Managing Landfill Rate Increases

Credit: Neal Bolton
Dozer landfill work

If you’re in the landfill business, hopefully, you’re running your landfill like a business. And in that regard, one of the most fundamental business rules is that there’s more money coming in than going out. Because when that is happening, you can pay your bills, buy good equipment, put adequate money into your closure or post closure fund, and even stash some money in the cookie jar for a rainy day.

But when that financial model gets upside down you have to make a decision. There are three choices. You can reduce costs, you can raise your tipping fee, or you can find some way to bring in additional tonnage, which might increase revenue enough to make the first two options unnecessary. Unfortunately, when faced with these choices, too many managers take the path of least resistance. They go to the board and ask for approval to raise the tipping fee.

Now you might be thinking to yourself, “Least resistance my foot! Hey Bolton, you obviously don’t know my board.” True, but I still think that’s the easy way out, and though it may work fairly well in the short-term, the long-term outlook of relying on raising tipping fees to fix your financial mess, is bleak indeed.

First, raising rates can make your facility less competitive, and might force some of your customers to start looking over the fence—to see if things are a little greener . . . and perhaps a bit less expensive. Sometimes, raising rates can let you avoid asking tough questions—questions that a good manager has to address. You know what I’m talking about.

If you’re not asking these questions—and working hard to find answers—you’re not really managing your landfill . . . you’re just showing up for work.

Okay, let’s pause right here. Sometimes a rate increase is necessary, and I’m certainly not suggesting that every manager who’s ever asked for a rate increase shouldn’t have. But in many cases, raising rates is not the answer; at least, it’s not the best answer.

While conducting operational assessments, we most often find that landfills with money problems have underlying operational problems, and those problems are usually the result of following the same traditional practices year after year without ever stopping to ask: “Why are we doing it this way?”

Comparing your operation to standard industry practice may highlight certain inefficiencies and provide some ideas on how to reduce operating costs. However, it usually takes a more focused approach, requiring you to apply some specific process improvement tools. Tools such as Six Sigma, Lean, or Value Stream Mapping.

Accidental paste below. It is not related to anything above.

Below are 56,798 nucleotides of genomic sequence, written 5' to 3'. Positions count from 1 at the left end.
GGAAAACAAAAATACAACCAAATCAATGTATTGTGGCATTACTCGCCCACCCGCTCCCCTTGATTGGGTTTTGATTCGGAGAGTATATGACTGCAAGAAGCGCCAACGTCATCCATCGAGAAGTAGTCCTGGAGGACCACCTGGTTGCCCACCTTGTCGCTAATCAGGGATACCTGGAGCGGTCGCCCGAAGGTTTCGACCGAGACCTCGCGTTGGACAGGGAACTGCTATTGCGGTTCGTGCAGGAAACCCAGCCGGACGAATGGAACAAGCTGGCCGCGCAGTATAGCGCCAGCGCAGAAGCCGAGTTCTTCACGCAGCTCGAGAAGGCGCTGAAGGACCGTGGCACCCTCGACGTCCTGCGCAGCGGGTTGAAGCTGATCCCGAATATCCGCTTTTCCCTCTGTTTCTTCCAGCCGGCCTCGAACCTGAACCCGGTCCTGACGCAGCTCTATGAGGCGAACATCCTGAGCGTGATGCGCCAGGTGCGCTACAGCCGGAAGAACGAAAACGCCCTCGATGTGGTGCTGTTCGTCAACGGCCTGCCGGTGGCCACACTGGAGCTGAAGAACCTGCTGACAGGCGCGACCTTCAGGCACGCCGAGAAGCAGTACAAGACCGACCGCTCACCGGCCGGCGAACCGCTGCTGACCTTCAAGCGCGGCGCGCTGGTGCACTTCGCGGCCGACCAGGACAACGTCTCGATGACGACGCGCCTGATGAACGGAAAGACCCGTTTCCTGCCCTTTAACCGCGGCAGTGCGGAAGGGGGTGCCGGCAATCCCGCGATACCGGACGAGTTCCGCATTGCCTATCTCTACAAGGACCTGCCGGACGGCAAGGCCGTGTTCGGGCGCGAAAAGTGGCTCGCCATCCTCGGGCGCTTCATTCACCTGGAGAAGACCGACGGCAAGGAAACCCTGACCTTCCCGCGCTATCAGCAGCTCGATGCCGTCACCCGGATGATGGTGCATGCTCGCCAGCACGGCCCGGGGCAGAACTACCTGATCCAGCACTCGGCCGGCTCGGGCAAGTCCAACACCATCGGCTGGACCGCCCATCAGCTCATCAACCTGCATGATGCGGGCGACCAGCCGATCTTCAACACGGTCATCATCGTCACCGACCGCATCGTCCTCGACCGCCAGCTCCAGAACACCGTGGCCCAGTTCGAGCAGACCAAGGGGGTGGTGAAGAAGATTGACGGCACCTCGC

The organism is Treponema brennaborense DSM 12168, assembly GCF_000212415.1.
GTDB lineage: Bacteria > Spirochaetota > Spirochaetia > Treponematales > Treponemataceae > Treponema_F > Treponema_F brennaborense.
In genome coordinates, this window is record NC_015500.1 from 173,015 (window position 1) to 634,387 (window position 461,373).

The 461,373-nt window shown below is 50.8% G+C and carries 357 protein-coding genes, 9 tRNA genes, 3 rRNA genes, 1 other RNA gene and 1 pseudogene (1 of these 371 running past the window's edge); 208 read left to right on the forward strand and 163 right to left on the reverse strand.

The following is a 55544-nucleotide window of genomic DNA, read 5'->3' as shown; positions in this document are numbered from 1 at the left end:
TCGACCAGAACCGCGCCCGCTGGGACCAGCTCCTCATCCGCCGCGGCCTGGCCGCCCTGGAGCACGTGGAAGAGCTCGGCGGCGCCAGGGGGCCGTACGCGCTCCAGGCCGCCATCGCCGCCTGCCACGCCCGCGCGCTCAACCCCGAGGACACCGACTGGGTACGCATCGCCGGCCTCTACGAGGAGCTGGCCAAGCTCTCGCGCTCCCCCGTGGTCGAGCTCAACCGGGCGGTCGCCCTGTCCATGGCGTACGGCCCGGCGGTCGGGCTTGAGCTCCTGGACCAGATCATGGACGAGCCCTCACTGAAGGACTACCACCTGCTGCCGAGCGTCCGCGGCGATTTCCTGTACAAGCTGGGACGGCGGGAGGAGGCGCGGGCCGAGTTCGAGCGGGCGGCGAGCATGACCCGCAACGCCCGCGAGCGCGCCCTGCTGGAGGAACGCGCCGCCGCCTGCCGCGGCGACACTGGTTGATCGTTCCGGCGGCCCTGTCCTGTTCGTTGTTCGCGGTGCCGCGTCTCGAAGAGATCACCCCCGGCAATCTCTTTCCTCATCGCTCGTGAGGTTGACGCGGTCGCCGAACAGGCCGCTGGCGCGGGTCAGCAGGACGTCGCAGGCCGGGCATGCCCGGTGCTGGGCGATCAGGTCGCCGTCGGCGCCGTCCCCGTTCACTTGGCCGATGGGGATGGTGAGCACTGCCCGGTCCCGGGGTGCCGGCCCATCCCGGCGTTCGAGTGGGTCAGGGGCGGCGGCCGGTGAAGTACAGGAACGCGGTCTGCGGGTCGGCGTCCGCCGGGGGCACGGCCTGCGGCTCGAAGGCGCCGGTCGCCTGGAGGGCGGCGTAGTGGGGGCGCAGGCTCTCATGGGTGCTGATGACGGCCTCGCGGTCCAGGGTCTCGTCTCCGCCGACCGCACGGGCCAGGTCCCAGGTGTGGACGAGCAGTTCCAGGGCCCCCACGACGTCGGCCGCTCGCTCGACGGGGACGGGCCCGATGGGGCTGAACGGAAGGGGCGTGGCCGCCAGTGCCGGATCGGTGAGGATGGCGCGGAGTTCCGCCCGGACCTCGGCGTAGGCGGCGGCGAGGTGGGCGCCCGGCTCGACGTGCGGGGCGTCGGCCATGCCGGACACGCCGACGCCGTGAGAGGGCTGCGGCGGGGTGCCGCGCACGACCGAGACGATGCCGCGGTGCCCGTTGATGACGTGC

This may sound confusing if you are not familiar with these terms, but in essence, they are simply techniques that let us zero in on specific parts of your operation. They lead us through the process of asking tough, probing questions, such as: “Are we doing this work in the most efficient and most cost-effective way?” Very often, the answer is “No.”

Here are a few simple (but specific) questions you can ask about your operation that may give insight of whether or not there is room for improvement.

  • Do I have too many machines?
  • Do I have too much staff?
  • Do I ever spend time, effort, or money to move materials (i.e., stockpiles) more than once?
  • Do any of my machines have excessive idle time? This can vary from one machine to another, and it can vary based on the task that machine is performing, but generally, if you see idle times in an excess of 15 to 20%, you should be taking a closer look at what those particular machines are doing.
  • Is my airspace consumption rate consistent . . . and as good as it can be?
  • Has every employee been trained to excel at his or her specific job?
  • Am I planning the development of the site—and the associated cash flow—to maximize efficiency and minimize cost?
  • What is the utilization rate for my machines? We’ll explore this question in more detail.

The utilization rate is a simple measure that looks at how many hours a machine works, compared to how many hours it could work. For instance, a machine that works four hours out of a potential eight-hour work day has a utilization rate of 50%.

Generally, a machine that is fully utilized will be somewhere around 85 to 90% utilization. So when you evaluate utilization, you’re looking for machines that are underutilized, which might indicate that you actually don’t need those machines at all. Or if you do, maybe renting on a part-time basis is a ­better option.